The NTP30 is compatible with nine different refills:
- Apex medium
- Fisher Space Pen Refill
- Ohto PS-207NP
- Parker GEL
- Parker I5JD
- Schneider Express 735F, the Schneider Gelion 39 and the Schneider Slider 755
- Senator 07 DK
Improvements and Suggestions.
There are a few things however that I would change.Firstly: I found that over time, the rod that screws into the cylinder came loose. It would be great if there was a way to prevent this. The other thing I noticed was the clip – if you pull it out of your pocket quickly, it has a tendency to snag. To prevent snagging or ripping, a ceramic ball could have been utilised (for example, like the NTP20). All things considered, if you can afford it, the NTP30 will make your friends envy you every time they see it. It truly is an every day tool for the one who has it all.
Buy the Nitecore NTP30 here:
- https://www.nitecore.co.uk/Shop/Products/Accessories/13815-Nitecore-NTP30-Tactical-Pen.html if you live in the United Kingdom or here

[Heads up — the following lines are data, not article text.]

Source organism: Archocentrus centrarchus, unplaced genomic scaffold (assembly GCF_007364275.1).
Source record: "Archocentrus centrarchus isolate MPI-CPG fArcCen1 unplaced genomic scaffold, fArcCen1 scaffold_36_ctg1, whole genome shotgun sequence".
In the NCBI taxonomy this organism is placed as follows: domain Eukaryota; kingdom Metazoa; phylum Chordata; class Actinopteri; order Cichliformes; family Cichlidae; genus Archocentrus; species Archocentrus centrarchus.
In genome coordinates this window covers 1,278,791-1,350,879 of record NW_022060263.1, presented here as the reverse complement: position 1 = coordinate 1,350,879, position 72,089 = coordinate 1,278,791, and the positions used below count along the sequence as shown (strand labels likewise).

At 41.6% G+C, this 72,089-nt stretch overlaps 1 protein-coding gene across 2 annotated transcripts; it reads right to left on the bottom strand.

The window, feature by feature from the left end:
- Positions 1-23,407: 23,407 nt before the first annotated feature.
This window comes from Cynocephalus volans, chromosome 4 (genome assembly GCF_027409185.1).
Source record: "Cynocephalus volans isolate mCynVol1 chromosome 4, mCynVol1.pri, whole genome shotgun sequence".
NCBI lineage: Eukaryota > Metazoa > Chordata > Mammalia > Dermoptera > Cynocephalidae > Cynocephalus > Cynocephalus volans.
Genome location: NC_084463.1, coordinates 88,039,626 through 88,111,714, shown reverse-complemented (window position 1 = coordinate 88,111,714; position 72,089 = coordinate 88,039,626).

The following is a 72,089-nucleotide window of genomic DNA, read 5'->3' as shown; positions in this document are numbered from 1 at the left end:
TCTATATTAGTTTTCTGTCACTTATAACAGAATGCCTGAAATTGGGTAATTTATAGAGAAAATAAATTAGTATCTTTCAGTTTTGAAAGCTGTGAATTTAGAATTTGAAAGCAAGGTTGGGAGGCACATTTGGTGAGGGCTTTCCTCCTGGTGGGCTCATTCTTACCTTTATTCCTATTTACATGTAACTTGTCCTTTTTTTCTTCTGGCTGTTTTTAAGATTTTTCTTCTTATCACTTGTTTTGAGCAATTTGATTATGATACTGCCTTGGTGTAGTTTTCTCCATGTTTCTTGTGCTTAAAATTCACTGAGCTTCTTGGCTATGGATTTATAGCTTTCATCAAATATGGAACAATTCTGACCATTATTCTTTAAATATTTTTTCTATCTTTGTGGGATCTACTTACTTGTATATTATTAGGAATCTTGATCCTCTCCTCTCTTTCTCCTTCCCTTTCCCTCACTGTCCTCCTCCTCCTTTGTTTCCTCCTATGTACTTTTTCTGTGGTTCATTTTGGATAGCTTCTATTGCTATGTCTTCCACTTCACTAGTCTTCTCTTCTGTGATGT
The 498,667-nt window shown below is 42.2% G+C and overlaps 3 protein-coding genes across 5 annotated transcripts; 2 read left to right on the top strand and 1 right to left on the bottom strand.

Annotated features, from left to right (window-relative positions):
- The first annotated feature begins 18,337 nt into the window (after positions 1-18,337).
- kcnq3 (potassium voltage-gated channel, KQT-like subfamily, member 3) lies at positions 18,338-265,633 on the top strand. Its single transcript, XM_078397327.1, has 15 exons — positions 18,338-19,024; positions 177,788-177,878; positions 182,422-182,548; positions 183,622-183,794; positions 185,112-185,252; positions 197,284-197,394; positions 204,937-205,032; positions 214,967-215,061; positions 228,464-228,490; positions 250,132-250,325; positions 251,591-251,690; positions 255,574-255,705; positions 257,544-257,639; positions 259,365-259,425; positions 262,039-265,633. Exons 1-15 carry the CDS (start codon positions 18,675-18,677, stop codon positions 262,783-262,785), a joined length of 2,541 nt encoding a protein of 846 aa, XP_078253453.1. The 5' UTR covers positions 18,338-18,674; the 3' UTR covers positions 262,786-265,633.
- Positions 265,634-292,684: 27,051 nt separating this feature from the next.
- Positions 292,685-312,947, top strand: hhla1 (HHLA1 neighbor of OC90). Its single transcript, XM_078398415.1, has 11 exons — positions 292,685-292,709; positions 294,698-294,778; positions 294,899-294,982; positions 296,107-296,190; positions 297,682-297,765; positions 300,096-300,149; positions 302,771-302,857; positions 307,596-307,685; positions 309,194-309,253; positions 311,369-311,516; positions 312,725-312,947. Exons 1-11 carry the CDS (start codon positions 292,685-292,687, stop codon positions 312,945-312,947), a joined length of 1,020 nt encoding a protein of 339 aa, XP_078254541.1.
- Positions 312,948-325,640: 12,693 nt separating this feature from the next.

- https://www.nitecorestore.com/NITECORE-NTP30-Bolt-Action-Tactical-Pen-p/pen-nite-ntp30.htm if you live in the United States
I hope you find this review useful and informative. If there is anything you think I could do to improve my reviews, do not hesitate to contact me via my email address: firstname.lastname@example.org
Review sample kindly provided by Nitecore in exchange for an unbiased, in-depth review.
Thank you for taking the time to read this review.
Written by Matthew Crozier